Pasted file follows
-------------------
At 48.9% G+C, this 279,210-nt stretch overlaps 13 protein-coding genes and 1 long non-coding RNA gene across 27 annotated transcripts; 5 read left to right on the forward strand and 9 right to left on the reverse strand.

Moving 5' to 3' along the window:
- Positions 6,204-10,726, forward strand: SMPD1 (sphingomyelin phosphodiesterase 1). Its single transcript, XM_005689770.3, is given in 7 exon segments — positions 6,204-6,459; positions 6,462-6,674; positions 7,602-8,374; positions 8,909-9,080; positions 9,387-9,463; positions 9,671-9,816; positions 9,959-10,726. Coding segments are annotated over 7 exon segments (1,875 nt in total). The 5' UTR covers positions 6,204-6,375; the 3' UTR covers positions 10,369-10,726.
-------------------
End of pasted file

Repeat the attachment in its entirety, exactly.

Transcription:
At 48.9% G+C, this 279,210-nt stretch overlaps 13 protein-coding genes and 1 long non-coding RNA gene across 27 annotated transcripts; 5 read left to right on the forward strand and 9 right to left on the reverse strand.

Moving 5' to 3' along the window:
- Positions 6,204-10,726, forward strand: SMPD1 (sphingomyelin phosphodiesterase 1). Its single transcript, XM_005689770.3, is given in 7 exon segments — positions 6,204-6,459; positions 6,462-6,674; positions 7,602-8,374; positions 8,909-9,080; positions 9,387-9,463; positions 9,671-9,816; positions 9,959-10,726. Coding segments are annotated over 7 exon segments (1,875 nt in total). The 5' UTR covers positions 6,204-6,375; the 3' UTR covers positions 10,369-10,726.